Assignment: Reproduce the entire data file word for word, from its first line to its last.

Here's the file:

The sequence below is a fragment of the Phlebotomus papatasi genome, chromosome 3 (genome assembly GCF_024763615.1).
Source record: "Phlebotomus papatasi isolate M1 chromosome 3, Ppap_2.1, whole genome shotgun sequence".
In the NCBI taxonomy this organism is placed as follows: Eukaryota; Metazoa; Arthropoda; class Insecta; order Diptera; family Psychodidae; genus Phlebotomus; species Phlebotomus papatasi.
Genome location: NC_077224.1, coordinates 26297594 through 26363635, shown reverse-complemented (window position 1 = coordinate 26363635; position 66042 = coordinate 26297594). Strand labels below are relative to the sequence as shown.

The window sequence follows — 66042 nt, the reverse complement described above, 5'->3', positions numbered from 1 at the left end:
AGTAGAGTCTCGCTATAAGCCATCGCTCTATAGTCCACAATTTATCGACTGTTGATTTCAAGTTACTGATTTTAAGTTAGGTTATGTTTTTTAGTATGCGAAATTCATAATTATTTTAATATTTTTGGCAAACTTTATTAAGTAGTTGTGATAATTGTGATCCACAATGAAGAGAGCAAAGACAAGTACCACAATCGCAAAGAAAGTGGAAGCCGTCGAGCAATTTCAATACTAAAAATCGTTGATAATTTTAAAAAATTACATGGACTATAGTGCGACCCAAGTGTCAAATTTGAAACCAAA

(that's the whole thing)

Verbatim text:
The sequence below is a fragment of the Phlebotomus papatasi genome, chromosome 3 (genome assembly GCF_024763615.1).
Source record: "Phlebotomus papatasi isolate M1 chromosome 3, Ppap_2.1, whole genome shotgun sequence".
In the NCBI taxonomy this organism is placed as follows: Eukaryota; Metazoa; Arthropoda; class Insecta; order Diptera; family Psychodidae; genus Phlebotomus; species Phlebotomus papatasi.
Genome location: NC_077224.1, coordinates 26297594 through 26363635, shown reverse-complemented (window position 1 = coordinate 26363635; position 66042 = coordinate 26297594). Strand labels below are relative to the sequence as shown.

The window sequence follows — 66042 nt, the reverse complement described above, 5'->3', positions numbered from 1 at the left end:
AGTAGAGTCTCGCTATAAGCCATCGCTCTATAGTCCACAATTTATCGACTGTTGATTTCAAGTTACTGATTTTAAGTTAGGTTATGTTTTTTAGTATGCGAAATTCATAATTATTTTAATATTTTTGGCAAACTTTATTAAGTAGTTGTGATAATTGTGATCCACAATGAAGAGAGCAAAGACAAGTACCACAATCGCAAAGAAAGTGGAAGCCGTCGAGCAATTTCAATACTAAAAATCGTTGATAATTTTAAAAAATTACATGGACTATAGTGCGACCCAAGTGTCAAATTTGAAACCAAA